As a foster parent with Badass Brooklyn Animal Rescue, I take dogs into my home and care for them until they find their forever homes.
These dogs come from high-kill shelters in the southern U.S., and so far, I have fostered two dogs, both of whom found fantastic forever homes.
Badass Brooklyn Animal Rescue likes to give its dogs celebrity names, which makes calling them in the park even more fun. The first dog I fostered was named Ezra Klein and the second (who stole my heart) was named Ellen Page.
I'm a video producer here at Upworthy, so when I brought Ellen Page into my home, I decided to document the highs and lows of being a foster parent.
Here's what I've learned.
1. You get very little information about the dog you're welcoming into your home.
Most of the time, foster parents have no idea what we're in for — we get very little information about the dogs in advance. The anticipation of a new foster pup always makes me nervous. I call it my "pre-foster jitters."
With Ellen, all I was told was that she had "bad manners" and was "aggressive with small dogs."
Living in a community with a ton of small dogs, I was really nervous that Ellen would try to eat one for breakfast each morning. Luckily, it turned out she preferred chasing squirrels over small dogs.
2. Teaching foster pups that it's OK to "go" on NYC sidewalks can be stressful.
Training a dog to be housebroken is tough, especially in NYC where grass is sparse. It's a learning process for everyone involved.
But that moment when they pee outside for the first time is pretty exhilarating. After three long days of trying to get Ellen Page to pee outside, I basically threw a party for her the first time she got it right.
3. Being a doggy foster parent to a nervous puppy can be a round-the-clock job.
Pee on the carpet? Diarrhea at 4 a.m.? Constant barking and separation anxiety? Fear of being outside? These are all issues that require constant love, patience, and understanding to help resolve.
My first foster puppy, Ezra, was so fearful on walks that he would drag me down the sidewalk back to my apartment building. (He only weighed 12 pounds, but those little front legs have power — let me tell you.) I didn't know his history, but I suspected he spent most of his pre-foster life stuck in a crate and had probably had never been outside before. So I worked with Jason Cohen, a dog trainer, to help Ezra become less anxious outside ... which meant sitting outside with him for extended periods of time.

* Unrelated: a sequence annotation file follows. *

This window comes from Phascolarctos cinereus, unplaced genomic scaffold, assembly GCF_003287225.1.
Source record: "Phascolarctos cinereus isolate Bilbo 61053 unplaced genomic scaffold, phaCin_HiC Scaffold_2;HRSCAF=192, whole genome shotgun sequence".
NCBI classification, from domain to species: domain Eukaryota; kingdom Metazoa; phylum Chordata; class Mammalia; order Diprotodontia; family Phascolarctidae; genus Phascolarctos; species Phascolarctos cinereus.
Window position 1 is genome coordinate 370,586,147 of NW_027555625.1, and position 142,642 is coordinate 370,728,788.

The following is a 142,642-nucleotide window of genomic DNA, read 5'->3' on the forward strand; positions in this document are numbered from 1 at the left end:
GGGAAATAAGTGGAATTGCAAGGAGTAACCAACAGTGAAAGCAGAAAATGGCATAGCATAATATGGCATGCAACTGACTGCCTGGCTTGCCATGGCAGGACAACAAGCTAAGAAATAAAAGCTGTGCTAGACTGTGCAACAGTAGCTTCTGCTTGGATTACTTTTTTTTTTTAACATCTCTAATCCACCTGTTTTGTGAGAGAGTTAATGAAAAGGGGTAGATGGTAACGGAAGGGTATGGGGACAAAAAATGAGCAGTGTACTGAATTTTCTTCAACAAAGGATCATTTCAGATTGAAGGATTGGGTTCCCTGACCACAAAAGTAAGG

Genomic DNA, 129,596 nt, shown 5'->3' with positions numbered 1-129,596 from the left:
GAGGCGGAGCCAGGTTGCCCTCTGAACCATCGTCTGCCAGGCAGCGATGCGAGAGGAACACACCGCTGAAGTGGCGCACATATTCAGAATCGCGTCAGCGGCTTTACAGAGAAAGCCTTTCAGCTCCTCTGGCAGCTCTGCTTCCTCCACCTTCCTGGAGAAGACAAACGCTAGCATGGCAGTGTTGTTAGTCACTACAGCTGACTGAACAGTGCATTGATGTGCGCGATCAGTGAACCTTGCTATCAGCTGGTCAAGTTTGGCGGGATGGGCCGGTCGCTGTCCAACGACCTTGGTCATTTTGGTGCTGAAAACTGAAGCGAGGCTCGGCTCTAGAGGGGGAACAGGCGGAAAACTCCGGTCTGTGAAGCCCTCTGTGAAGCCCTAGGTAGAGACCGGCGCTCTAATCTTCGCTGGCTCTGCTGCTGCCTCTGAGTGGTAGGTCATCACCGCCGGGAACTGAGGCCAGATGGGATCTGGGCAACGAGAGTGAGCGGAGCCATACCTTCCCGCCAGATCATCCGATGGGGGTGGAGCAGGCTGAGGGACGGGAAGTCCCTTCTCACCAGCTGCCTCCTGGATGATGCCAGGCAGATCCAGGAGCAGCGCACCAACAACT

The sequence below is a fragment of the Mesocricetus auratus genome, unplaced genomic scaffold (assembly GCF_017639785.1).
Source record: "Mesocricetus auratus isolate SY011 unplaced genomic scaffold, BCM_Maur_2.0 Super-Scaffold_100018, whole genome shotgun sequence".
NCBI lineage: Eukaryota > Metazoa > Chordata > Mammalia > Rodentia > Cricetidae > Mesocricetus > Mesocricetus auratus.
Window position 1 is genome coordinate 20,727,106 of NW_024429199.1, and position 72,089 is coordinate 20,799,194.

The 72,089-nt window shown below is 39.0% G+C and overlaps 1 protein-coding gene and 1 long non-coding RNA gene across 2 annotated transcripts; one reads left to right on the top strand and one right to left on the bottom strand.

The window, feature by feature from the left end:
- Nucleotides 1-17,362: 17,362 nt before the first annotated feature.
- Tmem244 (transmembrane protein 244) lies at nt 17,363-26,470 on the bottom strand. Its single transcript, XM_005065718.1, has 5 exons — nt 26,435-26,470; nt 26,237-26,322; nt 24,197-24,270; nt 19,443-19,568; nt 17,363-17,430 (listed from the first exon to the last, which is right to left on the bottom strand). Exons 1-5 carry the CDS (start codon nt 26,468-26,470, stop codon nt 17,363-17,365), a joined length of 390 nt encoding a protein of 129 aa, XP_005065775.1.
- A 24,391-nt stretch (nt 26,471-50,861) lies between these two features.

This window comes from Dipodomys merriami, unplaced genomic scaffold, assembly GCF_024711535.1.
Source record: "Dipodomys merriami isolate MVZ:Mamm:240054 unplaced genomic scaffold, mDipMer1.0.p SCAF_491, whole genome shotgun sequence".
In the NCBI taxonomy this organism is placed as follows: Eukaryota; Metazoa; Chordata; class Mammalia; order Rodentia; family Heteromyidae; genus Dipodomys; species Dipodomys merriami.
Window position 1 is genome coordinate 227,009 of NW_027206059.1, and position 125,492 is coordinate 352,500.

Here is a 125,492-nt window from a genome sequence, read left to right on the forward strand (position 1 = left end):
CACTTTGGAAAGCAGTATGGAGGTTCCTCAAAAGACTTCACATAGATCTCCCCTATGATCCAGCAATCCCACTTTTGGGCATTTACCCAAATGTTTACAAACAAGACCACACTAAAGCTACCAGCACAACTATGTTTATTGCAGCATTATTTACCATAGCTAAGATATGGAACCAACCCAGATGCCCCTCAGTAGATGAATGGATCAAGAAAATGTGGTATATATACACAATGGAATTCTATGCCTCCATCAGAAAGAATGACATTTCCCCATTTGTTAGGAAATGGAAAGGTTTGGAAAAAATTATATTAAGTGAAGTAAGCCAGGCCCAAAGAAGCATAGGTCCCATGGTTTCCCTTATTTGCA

Ezra and I watched the sunset (as he tried to drag me back to my apartment). Ezra and I went on long walks (as he tried to drag me back to my apartment). Ezra and I sat and people-watched (as he tried to drag me back to my apartment).
And, eventually, Ezra realized being outside wasn't so bad.
It was a relief to know that all that patience had paid off. By training Ezra to be calm outside, it was less likely that he'd be sent back to a shelter for misbehaving.
4. Walks are required frequently, even when you feel like being lazy.
You know how I mentioned it took a nervous Ellen Page three days to learn to pee outside? Well, until that joyous moment, I was walking her multiple times a day, and even occasionally in the middle of the night, just in case she suddenly figured out where she was supposed to go to the bathroom.
At one point, I found myself scraping explosive doggy diarrhea off the sidewalk in the middle of the night (which is as fun as it sounds) when I would've much rather been sleeping. But getting up to take Ellen on a 4 a.m. walk was worth it for that mess to end up outside rather than in my apartment — and to reinforce for Ellen that going to the bathroom should always happen outside.
5. The goodbye is by far the hardest part.
After I handed over Ellen's leash to her amazing new adopters, I cried. In the corner. While my boyfriend patiently patted my head.
After spending countless hours training, petting, picking up poop, loving, feeding, and playing with your foster pup, there is nothing harder than seeing that pup walk away with its new family. Leaving you. Forever.
Or you can do what I did with Ellen's adopters, and offer to dog-sit, should they ever go on vacation. I am Ellen's self-appointed cool aunt. No promises that I won't spoil her if her adopters take me up on the dog-sitting offer.
Of course, I always try to play it cool, as if I'm not crying and completely crushed, when my foster dogs walk away. But after saying a tearful goodbye to Ellen Page, another Badass Brooklyn Dog Rescue puppy, Vin Diesel, tackled me with a big doggy hug.
Which brings me to the most rewarding part of fostering:
There, in Vin Diesel's paws, I realized that there will ALWAYS be another dog in need of a foster. Yes, I wanted to adopt Ellen Page and keep her as my own, but being a foster parent isn't about me, or about Ellen.
It's about the next dog on the kill list in a shelter down south, who needs a foster home in order to find a forever home.
As a doggy foster parent, you're saving dogs lives.
According to the ASPCA, 1.2 million dogs are euthanized each year. And every dog that gets fostered and adopted is one fewer dog on the kill list. My boyfriend and I decided that for every dog we foster, we are going to make a "paw print" (with nontoxic finger paint).
We plan on framing each paw print, so that one day, we can have a wall full of paws — all shapes and sizes. Whenever we have post-fostering blues, we'll have this wall of paw prints to remind us of the big picture.
Fostering is about saving as many dogs as possible. And that makes it all worth it.